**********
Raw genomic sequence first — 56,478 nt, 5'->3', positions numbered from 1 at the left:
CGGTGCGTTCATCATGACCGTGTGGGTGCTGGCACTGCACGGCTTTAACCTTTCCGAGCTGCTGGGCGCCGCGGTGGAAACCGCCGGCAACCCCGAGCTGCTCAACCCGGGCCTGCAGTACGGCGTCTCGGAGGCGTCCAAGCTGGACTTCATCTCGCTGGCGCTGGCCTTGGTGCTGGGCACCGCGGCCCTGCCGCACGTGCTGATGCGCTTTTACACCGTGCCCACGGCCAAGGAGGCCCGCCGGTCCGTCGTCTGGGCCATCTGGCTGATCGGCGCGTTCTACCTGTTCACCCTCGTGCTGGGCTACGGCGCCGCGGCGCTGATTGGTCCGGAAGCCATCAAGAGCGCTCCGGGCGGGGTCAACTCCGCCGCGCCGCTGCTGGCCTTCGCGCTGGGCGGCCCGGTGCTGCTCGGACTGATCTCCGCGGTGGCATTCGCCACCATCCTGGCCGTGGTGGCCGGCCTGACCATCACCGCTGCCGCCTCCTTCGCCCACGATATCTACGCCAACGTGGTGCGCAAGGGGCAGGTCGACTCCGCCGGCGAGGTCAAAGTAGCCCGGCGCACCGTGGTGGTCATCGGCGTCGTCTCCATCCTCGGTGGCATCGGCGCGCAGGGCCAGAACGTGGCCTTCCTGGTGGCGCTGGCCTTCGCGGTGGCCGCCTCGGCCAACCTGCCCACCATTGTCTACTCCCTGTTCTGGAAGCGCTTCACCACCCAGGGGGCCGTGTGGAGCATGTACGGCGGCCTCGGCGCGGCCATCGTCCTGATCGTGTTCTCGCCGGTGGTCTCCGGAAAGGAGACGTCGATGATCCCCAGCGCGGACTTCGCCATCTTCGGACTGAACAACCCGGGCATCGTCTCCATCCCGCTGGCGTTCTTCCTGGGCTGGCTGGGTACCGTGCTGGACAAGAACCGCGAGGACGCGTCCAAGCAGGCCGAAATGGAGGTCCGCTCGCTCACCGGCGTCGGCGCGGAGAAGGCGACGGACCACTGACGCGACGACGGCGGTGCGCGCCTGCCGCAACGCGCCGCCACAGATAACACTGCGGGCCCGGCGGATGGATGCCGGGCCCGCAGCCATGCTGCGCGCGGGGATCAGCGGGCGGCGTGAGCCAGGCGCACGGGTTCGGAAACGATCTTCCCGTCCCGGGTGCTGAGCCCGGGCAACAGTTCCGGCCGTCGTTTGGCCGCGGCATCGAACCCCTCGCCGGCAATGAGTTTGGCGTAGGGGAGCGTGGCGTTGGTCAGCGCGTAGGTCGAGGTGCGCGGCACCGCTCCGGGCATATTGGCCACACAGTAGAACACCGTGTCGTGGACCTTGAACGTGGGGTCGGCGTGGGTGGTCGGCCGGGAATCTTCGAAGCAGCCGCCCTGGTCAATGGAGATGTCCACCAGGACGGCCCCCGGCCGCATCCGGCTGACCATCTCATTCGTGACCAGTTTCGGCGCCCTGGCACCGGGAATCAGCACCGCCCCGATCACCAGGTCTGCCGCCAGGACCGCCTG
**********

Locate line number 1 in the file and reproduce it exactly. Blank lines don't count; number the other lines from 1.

Raw genomic sequence first — 56,478 nt, 5'->3', positions numbered from 1 at the left: